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6 results for Wildlife in North Carolina Vol. 68 Issue 11, Nov 2004
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6902
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In May 2002, the first incidence of woolly adelgids on hemlocks in the Great Smoky Mountains National Park was reported. Adelgids are natives of eastern Asia and were found in the western United States in 1924. They are fatal to hemlocks. Currently, half of the tree's eastern range is infected. Peeples discusses how the loss of hemlocks would impact on the environment of streams and wildlife and what biologists are doing to eradicate the pests. One approach is to introduce an adelgid predator from eastern Asia, though this is not without its own possible consequences.
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Record #:
6910
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Freshwater mussels benefit the environment by cleaning water as they filter it for food particles. Because many of the mussels are classified as endangered, their presence in a particular location can cause trouble with plans for growth and development. Since 1999, one hundred and nine road projects were delayed in North Carolina while local ordinances, stormwater controls and other measures were put into place to safeguard the federally protected mussels. Early encourages smart planning to direct growth to where it will do the least harm to one of the most threatened natural resources in the state.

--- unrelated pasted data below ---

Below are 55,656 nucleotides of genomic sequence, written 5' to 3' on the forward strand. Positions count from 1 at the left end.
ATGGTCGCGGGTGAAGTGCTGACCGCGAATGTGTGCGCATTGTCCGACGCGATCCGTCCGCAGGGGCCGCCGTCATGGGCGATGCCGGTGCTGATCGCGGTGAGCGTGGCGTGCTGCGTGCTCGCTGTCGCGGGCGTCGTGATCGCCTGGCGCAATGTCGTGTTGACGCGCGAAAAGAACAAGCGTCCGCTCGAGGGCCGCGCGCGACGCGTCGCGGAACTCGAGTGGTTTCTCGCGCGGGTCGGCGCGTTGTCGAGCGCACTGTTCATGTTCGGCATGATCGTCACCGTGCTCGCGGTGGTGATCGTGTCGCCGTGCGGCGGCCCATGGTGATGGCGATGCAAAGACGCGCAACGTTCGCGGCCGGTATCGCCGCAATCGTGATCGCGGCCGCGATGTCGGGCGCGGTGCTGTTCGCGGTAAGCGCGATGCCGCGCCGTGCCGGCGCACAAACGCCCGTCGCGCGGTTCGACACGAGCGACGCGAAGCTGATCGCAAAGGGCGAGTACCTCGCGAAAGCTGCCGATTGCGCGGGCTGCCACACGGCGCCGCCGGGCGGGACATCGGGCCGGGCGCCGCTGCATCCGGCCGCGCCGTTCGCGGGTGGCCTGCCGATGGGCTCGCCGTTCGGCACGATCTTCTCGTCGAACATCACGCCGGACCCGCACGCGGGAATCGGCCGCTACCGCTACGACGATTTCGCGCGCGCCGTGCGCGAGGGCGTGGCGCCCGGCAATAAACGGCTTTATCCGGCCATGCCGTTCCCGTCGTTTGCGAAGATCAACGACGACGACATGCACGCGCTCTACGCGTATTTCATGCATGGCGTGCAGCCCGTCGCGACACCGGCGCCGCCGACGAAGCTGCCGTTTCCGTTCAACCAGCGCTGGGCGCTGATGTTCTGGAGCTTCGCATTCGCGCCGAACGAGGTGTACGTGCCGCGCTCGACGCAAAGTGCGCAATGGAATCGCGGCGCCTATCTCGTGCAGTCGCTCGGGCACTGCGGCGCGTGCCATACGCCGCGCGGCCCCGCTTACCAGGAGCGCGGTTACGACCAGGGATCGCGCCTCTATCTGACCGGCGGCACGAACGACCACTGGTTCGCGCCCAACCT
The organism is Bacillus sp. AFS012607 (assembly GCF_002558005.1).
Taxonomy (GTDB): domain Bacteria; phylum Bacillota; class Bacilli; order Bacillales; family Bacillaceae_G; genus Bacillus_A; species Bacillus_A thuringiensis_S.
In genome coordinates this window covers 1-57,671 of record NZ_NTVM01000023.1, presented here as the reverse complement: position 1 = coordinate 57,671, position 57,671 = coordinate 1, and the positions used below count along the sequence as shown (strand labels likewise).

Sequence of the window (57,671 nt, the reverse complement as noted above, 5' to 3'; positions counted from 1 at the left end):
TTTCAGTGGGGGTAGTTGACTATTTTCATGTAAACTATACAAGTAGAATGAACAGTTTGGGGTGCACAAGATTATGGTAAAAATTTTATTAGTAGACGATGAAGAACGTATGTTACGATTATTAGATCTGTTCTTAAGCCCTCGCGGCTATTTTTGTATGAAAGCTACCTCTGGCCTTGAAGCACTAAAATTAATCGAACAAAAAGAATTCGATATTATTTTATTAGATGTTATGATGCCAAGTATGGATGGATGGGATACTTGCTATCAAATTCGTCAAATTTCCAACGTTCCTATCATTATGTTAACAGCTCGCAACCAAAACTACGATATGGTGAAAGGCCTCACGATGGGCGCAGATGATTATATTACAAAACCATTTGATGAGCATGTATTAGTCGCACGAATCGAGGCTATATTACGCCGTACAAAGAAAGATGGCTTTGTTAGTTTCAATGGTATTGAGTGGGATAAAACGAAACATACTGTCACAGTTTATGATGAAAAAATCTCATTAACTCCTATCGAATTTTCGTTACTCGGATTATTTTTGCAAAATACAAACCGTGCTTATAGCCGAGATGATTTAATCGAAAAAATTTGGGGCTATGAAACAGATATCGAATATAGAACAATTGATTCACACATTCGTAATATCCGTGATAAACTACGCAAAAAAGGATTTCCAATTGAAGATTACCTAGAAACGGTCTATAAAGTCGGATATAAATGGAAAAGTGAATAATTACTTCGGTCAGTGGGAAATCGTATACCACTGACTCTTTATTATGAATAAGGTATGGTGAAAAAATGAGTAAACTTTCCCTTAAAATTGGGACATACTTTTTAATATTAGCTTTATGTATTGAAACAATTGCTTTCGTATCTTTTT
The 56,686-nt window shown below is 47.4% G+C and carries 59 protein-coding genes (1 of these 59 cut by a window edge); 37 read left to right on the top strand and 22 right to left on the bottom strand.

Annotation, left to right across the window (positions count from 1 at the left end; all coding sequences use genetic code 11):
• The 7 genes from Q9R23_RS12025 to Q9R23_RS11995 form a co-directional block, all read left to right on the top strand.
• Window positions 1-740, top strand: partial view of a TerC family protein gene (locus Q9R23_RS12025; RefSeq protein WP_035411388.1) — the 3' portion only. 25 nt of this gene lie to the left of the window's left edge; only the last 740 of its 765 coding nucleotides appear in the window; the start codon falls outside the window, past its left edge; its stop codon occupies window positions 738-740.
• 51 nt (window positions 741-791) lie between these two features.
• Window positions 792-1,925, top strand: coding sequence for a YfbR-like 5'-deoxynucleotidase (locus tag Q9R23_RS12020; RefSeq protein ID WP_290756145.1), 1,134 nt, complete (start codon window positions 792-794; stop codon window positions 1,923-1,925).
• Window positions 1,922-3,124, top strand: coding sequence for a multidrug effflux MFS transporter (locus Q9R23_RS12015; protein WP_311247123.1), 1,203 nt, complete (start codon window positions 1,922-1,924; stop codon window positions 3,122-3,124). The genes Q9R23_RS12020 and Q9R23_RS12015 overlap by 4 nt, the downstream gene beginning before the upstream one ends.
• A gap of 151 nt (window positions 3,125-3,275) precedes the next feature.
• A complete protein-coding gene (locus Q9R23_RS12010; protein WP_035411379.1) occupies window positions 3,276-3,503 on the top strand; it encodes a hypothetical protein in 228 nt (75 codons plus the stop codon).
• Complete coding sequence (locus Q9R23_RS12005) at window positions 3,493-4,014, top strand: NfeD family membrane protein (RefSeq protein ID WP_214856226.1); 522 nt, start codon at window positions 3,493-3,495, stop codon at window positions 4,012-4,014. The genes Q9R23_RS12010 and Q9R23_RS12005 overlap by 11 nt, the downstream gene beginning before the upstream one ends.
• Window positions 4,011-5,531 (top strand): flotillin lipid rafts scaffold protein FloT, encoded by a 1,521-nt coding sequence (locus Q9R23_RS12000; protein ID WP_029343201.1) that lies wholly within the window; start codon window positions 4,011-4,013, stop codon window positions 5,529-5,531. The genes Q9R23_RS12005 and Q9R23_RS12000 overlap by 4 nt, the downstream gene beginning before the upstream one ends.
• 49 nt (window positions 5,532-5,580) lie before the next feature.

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Record #:
6900
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Jenkins discusses the Cape Hatteras Anglers Club Annual Invitational Surf Fishing Tournament. The club organized in 1957, and the tournament began the following year. The event is held around the first weekend in November. Competition is between teams of six members each. The current number of teams is one hundred, the maximum number that will fit into the space the Park Service allows the club to use. There is a waiting list of fifty-eight teams. When one team dropped out in 2003, the team that replaced it had been waiting on the list for twelve years. Teams compete not for money, but for a replica of the Cape Hatteras Lighthouse.
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Record #:
6899
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A long-range goal of the North Carolina Department of Marine Fisheries is to have all of the state's major fish species in a viable or recovering category within the next ten years. Currently eighteen out of the forty stocks are in these classifications. New additions are the Atlantic croaker, which moved from concerned to viable, and the monkfish, which moved from overfished to recovering.
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Record #:
6898
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Duane Raver, North Carolina's premier wildlife artist, is also one of the nation's best. Coupled with that distinction is fifty-four years of service to the North Carolina Wildlife Resources Commission as fisheries biologist, editor of WILDLIFE IN NORTH CAROLINA, calendar artist, and outdoor writer. Raver's subjects for painting run the gamut from insects to white-tailed deer.
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Record #:
6901
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Almy offers suggestions for hunters who are in search of the biggest and best whitetail deer. His suggestions include practicing shooting, hunting river bottoms, hunting escape routes, hunting small pockets of cover, and hunting all day.
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